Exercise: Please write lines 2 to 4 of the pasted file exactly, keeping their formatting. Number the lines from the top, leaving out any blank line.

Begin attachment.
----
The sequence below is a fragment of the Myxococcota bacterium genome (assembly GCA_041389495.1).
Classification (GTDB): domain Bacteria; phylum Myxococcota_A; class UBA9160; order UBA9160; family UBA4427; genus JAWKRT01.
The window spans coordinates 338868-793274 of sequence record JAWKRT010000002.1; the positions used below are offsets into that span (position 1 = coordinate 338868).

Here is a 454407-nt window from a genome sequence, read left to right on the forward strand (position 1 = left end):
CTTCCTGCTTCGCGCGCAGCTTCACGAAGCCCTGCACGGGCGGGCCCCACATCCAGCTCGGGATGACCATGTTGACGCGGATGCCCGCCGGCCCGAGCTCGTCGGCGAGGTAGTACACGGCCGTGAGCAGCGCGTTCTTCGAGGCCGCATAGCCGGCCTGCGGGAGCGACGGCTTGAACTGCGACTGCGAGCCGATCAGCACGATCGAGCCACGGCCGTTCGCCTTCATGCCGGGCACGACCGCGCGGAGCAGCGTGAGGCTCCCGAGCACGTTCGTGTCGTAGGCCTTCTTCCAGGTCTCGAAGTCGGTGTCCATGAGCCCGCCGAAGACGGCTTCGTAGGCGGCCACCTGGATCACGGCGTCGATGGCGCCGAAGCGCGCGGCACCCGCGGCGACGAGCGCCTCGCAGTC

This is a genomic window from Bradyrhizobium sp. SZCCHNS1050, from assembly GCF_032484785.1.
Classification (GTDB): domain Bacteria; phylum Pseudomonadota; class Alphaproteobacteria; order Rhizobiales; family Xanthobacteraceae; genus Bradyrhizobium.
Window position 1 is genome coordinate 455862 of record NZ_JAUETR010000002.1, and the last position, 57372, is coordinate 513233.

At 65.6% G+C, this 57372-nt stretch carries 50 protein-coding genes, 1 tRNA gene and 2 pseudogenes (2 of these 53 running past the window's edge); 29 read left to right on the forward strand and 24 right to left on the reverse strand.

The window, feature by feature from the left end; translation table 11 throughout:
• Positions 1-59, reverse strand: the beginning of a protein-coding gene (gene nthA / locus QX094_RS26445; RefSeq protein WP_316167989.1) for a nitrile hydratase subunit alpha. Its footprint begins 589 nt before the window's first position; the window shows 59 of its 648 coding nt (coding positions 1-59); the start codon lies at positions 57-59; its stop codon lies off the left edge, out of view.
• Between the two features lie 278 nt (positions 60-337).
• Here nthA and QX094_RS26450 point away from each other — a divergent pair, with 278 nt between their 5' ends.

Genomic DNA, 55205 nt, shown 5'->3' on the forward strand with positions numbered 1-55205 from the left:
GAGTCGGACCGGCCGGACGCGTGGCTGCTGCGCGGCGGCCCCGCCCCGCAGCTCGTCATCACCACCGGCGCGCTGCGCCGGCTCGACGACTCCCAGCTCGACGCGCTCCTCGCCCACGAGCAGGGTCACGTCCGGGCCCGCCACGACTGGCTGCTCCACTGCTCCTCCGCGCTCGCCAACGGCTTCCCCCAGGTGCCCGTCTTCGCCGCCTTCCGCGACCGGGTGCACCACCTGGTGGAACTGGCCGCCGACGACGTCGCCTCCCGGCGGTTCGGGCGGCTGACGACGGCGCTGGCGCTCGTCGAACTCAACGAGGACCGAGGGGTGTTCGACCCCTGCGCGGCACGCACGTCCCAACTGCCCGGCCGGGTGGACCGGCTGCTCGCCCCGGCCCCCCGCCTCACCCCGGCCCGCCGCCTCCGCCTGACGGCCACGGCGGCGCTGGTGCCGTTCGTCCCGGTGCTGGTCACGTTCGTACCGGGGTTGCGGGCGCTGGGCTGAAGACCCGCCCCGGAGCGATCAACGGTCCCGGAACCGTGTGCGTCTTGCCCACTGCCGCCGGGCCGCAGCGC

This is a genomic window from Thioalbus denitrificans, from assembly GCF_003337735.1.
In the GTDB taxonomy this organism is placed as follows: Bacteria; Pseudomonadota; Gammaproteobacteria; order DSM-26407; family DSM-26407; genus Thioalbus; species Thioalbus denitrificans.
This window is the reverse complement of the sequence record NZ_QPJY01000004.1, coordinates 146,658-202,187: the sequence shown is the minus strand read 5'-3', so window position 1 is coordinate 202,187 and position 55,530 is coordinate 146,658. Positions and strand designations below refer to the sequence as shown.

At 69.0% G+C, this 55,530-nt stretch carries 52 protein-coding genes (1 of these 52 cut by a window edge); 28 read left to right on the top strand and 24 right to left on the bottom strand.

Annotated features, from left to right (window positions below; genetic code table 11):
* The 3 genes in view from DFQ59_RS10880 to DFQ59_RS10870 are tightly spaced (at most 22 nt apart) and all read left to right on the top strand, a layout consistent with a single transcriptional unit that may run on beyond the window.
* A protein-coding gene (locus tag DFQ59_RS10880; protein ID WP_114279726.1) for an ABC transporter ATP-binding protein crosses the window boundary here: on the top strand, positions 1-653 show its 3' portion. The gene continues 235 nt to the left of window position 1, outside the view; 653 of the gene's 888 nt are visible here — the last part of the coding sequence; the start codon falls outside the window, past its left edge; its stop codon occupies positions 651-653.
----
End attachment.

Classification (GTDB): domain Bacteria; phylum Myxococcota_A; class UBA9160; order UBA9160; family UBA4427; genus JAWKRT01.
The window spans coordinates 338868-793274 of sequence record JAWKRT010000002.1; the positions used below are offsets into that span (position 1 = coordinate 338868).

Here is a 454407-nt window from a genome sequence, read left to right on the forward strand (position 1 = left end):